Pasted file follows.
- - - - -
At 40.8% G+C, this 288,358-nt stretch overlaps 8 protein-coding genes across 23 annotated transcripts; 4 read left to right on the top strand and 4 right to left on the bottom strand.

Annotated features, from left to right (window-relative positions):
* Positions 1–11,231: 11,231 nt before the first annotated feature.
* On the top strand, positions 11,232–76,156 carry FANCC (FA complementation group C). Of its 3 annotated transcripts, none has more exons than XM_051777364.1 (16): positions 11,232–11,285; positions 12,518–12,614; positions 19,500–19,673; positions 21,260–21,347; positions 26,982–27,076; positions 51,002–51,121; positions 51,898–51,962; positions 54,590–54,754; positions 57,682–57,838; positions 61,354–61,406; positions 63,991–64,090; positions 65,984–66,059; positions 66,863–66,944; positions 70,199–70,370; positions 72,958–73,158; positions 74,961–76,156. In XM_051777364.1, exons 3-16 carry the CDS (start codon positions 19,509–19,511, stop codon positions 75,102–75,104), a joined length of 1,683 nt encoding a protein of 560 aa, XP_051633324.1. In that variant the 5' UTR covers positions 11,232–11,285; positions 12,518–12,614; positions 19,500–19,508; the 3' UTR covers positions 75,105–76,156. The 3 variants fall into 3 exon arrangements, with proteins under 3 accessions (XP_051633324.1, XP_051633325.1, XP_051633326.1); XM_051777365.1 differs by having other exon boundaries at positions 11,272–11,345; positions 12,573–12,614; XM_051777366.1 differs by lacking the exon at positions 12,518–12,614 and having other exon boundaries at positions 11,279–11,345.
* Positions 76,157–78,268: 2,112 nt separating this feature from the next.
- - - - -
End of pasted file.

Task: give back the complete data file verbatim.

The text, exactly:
At 40.8% G+C, this 288,358-nt stretch overlaps 8 protein-coding genes across 23 annotated transcripts; 4 read left to right on the top strand and 4 right to left on the bottom strand.

Annotated features, from left to right (window-relative positions):
* Positions 1–11,231: 11,231 nt before the first annotated feature.
* On the top strand, positions 11,232–76,156 carry FANCC (FA complementation group C). Of its 3 annotated transcripts, none has more exons than XM_051777364.1 (16): positions 11,232–11,285; positions 12,518–12,614; positions 19,500–19,673; positions 21,260–21,347; positions 26,982–27,076; positions 51,002–51,121; positions 51,898–51,962; positions 54,590–54,754; positions 57,682–57,838; positions 61,354–61,406; positions 63,991–64,090; positions 65,984–66,059; positions 66,863–66,944; positions 70,199–70,370; positions 72,958–73,158; positions 74,961–76,156. In XM_051777364.1, exons 3-16 carry the CDS (start codon positions 19,509–19,511, stop codon positions 75,102–75,104), a joined length of 1,683 nt encoding a protein of 560 aa, XP_051633324.1. In that variant the 5' UTR covers positions 11,232–11,285; positions 12,518–12,614; positions 19,500–19,508; the 3' UTR covers positions 75,105–76,156. The 3 variants fall into 3 exon arrangements, with proteins under 3 accessions (XP_051633324.1, XP_051633325.1, XP_051633326.1); XM_051777365.1 differs by having other exon boundaries at positions 11,272–11,345; positions 12,573–12,614; XM_051777366.1 differs by lacking the exon at positions 12,518–12,614 and having other exon boundaries at positions 11,279–11,345.
* Positions 76,157–78,268: 2,112 nt separating this feature from the next.